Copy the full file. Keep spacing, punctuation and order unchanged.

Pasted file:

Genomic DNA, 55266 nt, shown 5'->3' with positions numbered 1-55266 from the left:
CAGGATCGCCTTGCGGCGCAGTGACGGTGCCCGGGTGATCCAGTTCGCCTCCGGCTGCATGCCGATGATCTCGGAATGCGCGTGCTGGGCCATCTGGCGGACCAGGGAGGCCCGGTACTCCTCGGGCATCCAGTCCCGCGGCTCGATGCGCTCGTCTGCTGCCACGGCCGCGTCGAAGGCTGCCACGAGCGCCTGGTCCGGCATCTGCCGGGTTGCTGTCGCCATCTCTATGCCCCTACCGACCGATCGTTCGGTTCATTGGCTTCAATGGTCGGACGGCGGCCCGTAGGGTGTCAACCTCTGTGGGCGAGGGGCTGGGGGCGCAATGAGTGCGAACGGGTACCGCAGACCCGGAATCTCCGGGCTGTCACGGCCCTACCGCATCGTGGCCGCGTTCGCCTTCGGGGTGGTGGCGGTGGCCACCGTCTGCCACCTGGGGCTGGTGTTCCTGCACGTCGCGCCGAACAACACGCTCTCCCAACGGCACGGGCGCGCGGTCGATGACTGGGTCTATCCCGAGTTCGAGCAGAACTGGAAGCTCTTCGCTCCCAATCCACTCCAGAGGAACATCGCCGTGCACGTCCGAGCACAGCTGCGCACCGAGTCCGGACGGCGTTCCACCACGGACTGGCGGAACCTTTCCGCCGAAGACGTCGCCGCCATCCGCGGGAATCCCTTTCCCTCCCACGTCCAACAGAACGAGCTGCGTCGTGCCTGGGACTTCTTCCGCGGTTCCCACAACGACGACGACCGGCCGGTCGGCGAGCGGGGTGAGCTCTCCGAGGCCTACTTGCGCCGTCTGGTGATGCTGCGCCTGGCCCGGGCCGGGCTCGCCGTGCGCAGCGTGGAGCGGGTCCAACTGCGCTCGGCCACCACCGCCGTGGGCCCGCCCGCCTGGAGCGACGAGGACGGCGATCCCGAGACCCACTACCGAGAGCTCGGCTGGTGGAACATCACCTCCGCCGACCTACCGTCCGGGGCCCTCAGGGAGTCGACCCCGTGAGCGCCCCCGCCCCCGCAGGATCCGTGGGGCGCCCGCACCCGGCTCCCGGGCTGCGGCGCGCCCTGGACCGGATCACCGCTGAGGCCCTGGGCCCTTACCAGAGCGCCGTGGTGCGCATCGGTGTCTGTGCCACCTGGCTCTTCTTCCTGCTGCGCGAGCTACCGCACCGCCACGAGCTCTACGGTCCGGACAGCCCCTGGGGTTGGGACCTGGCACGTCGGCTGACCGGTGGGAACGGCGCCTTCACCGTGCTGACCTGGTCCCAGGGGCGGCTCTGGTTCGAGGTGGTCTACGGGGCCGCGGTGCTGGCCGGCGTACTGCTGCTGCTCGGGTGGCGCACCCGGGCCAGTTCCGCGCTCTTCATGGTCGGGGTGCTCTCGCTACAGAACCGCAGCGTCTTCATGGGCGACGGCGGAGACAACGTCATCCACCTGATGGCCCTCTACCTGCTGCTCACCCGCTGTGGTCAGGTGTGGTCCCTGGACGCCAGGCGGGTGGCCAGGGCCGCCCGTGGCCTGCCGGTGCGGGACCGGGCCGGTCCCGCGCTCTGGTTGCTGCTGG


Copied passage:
Genomic DNA, 55266 nt, shown 5'->3' with positions numbered 1-55266 from the left:
CAGGATCGCCTTGCGGCGCAGTGACGGTGCCCGGGTGATCCAGTTCGCCTCCGGCTGCATGCCGATGATCTCGGAATGCGCGTGCTGGGCCATCTGGCGGACCAGGGAGGCCCGGTACTCCTCGGGCATCCAGTCCCGCGGCTCGATGCGCTCGTCTGCTGCCACGGCCGCGTCGAAGGCTGCCACGAGCGCCTGGTCCGGCATCTGCCGGGTTGCTGTCGCCATCTCTATGCCCCTACCGACCGATCGTTCGGTTCATTGGCTTCAATGGTCGGACGGCGGCCCGTAGGGTGTCAACCTCTGTGGGCGAGGGGCTGGGGGCGCAATGAGTGCGAACGGGTACCGCAGACCCGGAATCTCCGGGCTGTCACGGCCCTACCGCATCGTGGCCGCGTTCGCCTTCGGGGTGGTGGCGGTGGCCACCGTCTGCCACCTGGGGCTGGTGTTCCTGCACGTCGCGCCGAACAACACGCTCTCCCAACGGCACGGGCGCGCGGTCGATGACTGGGTCTATCCCGAGTTCGAGCAGAACTGGAAGCTCTTCGCTCCCAATCCACTCCAGAGGAACATCGCCGTGCACGTCCGAGCACAGCTGCGCACCGAGTCCGGACGGCGTTCCACCACGGACTGGCGGAACCTTTCCGCCGAAGACGTCGCCGCCATCCGCGGGAATCCCTTTCCCTCCCACGTCCAACAGAACGAGCTGCGTCGTGCCTGGGACTTCTTCCGCGGTTCCCACAACGACGACGACCGGCCGGTCGGCGAGCGGGGTGAGCTCTCCGAGGCCTACTTGCGCCGTCTGGTGATGCTGCGCCTGGCCCGGGCCGGGCTCGCCGTGCGCAGCGTGGAGCGGGTCCAACTGCGCTCGGCCACCACCGCCGTGGGCCCGCCCGCCTGGAGCGACGAGGACGGCGATCCCGAGACCCACTACCGAGAGCTCGGCTGGTGGAACATCACCTCCGCCGACCTACCGTCCGGGGCCCTCAGGGAGTCGACCCCGTGAGCGCCCCCGCCCCCGCAGGATCCGTGGGGCGCCCGCACCCGGCTCCCGGGCTGCGGCGCGCCCTGGACCGGATCACCGCTGAGGCCCTGGGCCCTTACCAGAGCGCCGTGGTGCGCATCGGTGTCTGTGCCACCTGGCTCTTCTTCCTGCTGCGCGAGCTACCGCACCGCCACGAGCTCTACGGTCCGGACAGCCCCTGGGGTTGGGACCTGGCACGTCGGCTGACCGGTGGGAACGGCGCCTTCACCGTGCTGACCTGGTCCCAGGGGCGGCTCTGGTTCGAGGTGGTCTACGGGGCCGCGGTGCTGGCCGGCGTACTGCTGCTGCTCGGGTGGCGCACCCGGGCCAGTTCCGCGCTCTTCATGGTCGGGGTGCTCTCGCTACAGAACCGCAGCGTCTTCATGGGCGACGGCGGAGACAACGTCATCCACCTGATGGCCCTCTACCTGCTGCTCACCCGCTGTGGTCAGGTGTGGTCCCTGGACGCCAGGCGGGTGGCCAGGGCCGCCCGTGGCCTGCCGGTGCGGGACCGGGCCGGTCCCGCGCTCTGGTTGCTGCTGG